Although I lived on acreage properties from the age of 12, surrounded by nature, bush, creeks, wild animals (thanks to my dad’s job of photographing Australian reptiles and fish, there were always snakes, fish, frogs, and lizards on site), and trees, I’m much more of an urban girl at heart. I do like my funky shops, freshly made chai, art galleries, and events.
I do love spending time in nature, especially if it involves a swim in our local river but I have to admit, my eyes for spotting nature’s treasures are not as sharp as they could be. I long for guidance and a teacher of some kind- to be taught the name of that lovely bird I’ve seen for three days in a row, to pick up a seedpod and know the tree it has come from and when it flowers, or to know how and why honey is named. (I know this now, thanks to Phil the beekeeper! Honey is subtly flavoured by which trees and blossoms the bees have feasted upon, and beekeepers move their hives to give their bees access to different nectars.)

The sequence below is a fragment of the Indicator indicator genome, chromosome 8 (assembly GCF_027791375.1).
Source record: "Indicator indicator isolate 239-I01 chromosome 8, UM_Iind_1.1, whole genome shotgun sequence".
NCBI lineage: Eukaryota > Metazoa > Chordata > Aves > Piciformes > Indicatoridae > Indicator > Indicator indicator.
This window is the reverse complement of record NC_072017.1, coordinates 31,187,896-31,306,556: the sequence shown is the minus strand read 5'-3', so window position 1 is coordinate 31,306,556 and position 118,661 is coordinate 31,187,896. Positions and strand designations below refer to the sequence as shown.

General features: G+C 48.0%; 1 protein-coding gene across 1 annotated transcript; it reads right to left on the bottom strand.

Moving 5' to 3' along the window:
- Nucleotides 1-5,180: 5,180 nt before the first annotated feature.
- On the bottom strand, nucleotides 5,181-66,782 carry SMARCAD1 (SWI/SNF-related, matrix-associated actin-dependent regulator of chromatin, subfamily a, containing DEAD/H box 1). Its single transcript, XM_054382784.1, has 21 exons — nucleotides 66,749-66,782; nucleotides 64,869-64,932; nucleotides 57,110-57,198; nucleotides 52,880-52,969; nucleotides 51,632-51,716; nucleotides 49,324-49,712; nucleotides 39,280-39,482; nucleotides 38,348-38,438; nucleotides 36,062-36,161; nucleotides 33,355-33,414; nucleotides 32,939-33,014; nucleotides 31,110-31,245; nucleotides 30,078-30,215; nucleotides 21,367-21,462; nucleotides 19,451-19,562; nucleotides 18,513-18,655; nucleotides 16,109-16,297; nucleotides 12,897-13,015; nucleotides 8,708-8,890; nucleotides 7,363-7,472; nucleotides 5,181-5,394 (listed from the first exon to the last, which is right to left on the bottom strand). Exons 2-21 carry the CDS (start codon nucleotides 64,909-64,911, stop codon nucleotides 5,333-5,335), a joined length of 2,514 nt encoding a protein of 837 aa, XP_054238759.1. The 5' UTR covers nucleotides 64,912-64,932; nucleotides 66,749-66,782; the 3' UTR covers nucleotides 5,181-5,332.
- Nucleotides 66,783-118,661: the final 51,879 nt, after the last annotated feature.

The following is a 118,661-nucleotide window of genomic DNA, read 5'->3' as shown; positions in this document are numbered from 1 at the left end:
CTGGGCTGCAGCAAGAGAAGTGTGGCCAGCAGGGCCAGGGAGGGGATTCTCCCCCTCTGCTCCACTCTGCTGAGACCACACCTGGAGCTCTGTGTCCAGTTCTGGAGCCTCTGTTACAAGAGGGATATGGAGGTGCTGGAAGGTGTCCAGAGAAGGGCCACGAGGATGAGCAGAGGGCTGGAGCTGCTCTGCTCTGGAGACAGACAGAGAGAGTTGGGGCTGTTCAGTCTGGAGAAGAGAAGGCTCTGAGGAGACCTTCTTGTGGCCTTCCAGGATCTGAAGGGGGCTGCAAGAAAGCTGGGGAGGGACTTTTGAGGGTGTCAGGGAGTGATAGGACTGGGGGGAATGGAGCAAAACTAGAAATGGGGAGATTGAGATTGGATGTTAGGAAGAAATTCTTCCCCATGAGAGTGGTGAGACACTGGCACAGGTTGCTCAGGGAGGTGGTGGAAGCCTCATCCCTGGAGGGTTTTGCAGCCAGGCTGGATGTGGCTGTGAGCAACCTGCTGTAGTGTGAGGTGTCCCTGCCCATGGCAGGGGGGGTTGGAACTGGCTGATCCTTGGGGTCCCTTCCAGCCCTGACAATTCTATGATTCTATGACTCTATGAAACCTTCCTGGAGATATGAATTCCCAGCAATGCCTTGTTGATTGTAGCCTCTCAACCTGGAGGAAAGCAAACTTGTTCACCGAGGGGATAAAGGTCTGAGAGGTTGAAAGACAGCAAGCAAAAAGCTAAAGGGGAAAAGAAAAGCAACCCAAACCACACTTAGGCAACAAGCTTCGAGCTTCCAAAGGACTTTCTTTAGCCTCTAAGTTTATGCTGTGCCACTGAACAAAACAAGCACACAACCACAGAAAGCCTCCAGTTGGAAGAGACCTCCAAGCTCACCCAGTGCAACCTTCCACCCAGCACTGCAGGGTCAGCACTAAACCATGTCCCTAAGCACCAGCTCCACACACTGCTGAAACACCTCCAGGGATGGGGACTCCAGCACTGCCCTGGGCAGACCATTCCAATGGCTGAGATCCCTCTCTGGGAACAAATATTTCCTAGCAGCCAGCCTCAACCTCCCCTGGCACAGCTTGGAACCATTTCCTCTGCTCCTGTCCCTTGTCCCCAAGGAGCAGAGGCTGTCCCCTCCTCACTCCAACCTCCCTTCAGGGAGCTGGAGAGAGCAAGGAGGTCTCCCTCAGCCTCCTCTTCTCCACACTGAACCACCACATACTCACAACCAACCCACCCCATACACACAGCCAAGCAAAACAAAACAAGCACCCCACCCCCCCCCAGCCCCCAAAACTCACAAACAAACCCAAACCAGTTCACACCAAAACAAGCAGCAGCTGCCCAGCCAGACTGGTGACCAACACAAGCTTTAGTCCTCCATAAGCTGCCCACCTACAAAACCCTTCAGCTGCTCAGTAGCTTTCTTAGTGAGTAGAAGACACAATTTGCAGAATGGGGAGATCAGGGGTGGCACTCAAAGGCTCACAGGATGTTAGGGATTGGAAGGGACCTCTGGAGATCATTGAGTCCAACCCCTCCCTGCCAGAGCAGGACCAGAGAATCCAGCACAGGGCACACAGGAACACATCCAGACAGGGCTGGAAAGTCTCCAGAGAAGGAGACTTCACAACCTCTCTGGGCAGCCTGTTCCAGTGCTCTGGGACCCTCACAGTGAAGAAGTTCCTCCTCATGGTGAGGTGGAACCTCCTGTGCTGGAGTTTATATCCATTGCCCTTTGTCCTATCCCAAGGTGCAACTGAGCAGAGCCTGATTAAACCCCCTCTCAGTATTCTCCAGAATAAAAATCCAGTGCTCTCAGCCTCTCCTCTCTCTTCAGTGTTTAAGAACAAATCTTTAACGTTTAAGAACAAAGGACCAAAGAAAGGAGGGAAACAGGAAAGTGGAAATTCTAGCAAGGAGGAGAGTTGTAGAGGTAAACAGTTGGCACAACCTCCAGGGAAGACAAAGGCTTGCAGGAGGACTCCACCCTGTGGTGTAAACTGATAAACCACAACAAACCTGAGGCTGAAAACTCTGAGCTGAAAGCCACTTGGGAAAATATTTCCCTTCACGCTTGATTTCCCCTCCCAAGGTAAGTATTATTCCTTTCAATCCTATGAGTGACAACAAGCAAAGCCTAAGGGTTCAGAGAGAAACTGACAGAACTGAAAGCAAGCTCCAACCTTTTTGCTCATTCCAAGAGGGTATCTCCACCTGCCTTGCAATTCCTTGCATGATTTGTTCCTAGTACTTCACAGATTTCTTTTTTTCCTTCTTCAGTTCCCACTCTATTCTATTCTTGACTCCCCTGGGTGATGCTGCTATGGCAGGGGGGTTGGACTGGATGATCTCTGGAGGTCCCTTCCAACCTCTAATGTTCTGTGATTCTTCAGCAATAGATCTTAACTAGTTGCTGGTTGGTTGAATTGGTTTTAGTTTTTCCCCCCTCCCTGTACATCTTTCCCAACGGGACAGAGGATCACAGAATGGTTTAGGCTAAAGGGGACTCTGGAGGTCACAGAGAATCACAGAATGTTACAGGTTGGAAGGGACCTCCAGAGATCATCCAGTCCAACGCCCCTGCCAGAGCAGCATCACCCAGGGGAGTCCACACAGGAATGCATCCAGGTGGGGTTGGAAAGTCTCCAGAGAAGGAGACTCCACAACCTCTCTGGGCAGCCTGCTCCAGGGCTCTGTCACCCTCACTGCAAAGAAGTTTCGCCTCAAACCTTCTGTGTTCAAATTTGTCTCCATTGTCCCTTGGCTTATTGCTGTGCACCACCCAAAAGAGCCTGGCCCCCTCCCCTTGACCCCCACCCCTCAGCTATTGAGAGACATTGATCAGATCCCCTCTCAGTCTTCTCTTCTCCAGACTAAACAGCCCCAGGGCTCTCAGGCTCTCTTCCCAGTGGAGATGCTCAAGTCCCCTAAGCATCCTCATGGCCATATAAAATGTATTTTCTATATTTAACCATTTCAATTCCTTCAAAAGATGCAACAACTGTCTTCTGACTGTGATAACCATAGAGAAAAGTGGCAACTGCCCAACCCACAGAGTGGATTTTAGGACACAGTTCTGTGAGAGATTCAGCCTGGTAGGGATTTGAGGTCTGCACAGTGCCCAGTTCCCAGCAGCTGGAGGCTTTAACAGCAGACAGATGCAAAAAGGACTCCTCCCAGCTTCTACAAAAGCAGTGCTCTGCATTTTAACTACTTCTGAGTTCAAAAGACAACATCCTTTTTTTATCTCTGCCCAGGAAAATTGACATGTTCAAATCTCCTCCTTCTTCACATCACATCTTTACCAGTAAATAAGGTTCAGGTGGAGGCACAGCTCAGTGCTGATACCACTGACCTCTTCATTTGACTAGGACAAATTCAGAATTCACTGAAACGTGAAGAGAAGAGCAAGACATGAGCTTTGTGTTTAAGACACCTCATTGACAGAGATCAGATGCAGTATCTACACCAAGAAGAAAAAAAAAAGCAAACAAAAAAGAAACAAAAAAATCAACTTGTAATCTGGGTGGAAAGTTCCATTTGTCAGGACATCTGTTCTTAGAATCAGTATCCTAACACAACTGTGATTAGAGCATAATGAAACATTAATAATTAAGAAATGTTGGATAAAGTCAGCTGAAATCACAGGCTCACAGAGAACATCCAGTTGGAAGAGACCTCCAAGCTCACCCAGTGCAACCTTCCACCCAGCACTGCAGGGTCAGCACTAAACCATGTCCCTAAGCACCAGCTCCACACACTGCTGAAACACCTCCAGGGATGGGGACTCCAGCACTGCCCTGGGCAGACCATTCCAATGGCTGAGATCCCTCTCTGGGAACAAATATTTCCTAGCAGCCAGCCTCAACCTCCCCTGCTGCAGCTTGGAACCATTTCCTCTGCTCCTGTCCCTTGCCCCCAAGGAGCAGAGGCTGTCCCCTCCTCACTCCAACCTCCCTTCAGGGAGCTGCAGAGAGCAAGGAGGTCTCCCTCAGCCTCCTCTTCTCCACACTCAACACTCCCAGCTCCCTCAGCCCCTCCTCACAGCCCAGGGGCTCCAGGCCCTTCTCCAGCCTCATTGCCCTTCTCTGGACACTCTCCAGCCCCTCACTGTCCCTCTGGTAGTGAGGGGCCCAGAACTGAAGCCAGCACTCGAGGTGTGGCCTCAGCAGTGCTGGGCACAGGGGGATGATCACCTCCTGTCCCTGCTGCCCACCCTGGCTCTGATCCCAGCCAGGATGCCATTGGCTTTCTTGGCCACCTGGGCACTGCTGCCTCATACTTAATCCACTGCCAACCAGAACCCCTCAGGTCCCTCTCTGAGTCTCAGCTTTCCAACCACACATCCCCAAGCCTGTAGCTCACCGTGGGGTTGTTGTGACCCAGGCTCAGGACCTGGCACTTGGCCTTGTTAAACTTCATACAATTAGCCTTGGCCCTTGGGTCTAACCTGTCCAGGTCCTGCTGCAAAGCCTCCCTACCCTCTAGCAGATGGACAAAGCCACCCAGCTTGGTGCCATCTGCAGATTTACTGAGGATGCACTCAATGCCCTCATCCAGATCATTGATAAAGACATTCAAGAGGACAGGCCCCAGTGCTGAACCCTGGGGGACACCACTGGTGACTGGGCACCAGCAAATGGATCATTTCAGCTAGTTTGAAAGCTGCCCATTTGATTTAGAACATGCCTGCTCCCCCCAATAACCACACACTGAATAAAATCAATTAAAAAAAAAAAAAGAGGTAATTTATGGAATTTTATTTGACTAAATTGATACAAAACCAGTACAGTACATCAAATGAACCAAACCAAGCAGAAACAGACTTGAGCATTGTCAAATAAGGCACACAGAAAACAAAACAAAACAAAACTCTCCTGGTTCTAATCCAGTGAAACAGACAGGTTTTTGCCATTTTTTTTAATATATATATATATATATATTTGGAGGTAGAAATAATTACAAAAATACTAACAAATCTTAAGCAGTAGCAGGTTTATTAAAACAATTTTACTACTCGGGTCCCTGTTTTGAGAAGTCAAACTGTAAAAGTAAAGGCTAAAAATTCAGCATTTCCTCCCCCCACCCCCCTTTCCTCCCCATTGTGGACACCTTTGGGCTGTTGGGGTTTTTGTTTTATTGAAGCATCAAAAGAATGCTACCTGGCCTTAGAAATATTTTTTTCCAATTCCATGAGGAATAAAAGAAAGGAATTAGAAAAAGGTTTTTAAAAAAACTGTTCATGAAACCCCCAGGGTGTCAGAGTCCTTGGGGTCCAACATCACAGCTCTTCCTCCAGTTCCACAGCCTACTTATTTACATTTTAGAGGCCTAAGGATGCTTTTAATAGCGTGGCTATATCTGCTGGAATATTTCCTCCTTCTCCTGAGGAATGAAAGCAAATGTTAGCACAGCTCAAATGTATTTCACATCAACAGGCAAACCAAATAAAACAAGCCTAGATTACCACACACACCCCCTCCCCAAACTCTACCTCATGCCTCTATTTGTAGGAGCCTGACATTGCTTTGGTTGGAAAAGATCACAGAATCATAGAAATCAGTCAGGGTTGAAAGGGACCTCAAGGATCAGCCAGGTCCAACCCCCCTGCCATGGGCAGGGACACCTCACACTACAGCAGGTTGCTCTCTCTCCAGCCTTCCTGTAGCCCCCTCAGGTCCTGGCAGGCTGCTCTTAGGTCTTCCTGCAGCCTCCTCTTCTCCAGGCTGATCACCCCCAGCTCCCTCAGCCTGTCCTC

Some children, particularly ones who live in built-up, urban or city locations, may need a little bit of help to open their eyes to the wonders of nature too. This nature trail activity can help to train and focus their eyes to find nature’s prize. And may help them to ask questions and seek answers about their local environment and space. Taking time to dig a little deeper into nature is the key to children learning to love nature and the environment. We definitely need these kinds of children today!
For this activity, all you do is prepare yourself a list of broad open-ended descriptions (keep it handy in your pocket as you roam, and add an impromptu suggestion or two as you find them) and, item by item, ask the children to find something that matches the category.
Here’s a few suggestions of what you might seek…
- something smooth and round
- something yellow or red
- something long and thin
- a shiny object
- a seedpod
- something that flies in the air (eg helicopter seed, feather, dandelion puff)
- a sharp and spiky leaf
- a fragrant blossom
- a piece of fruit grown on a tree
- a handful of sand or dirt
- a pretty flower bud, closed
- something brown and hard
- something squishy
- something you can make something from
If you are so inclined, you might collect some of your finds. Or draw them. Or take photos of them. Or maybe you’ll just enjoy the eye-opening walk…
Can you think of something to add to the list of possibilities?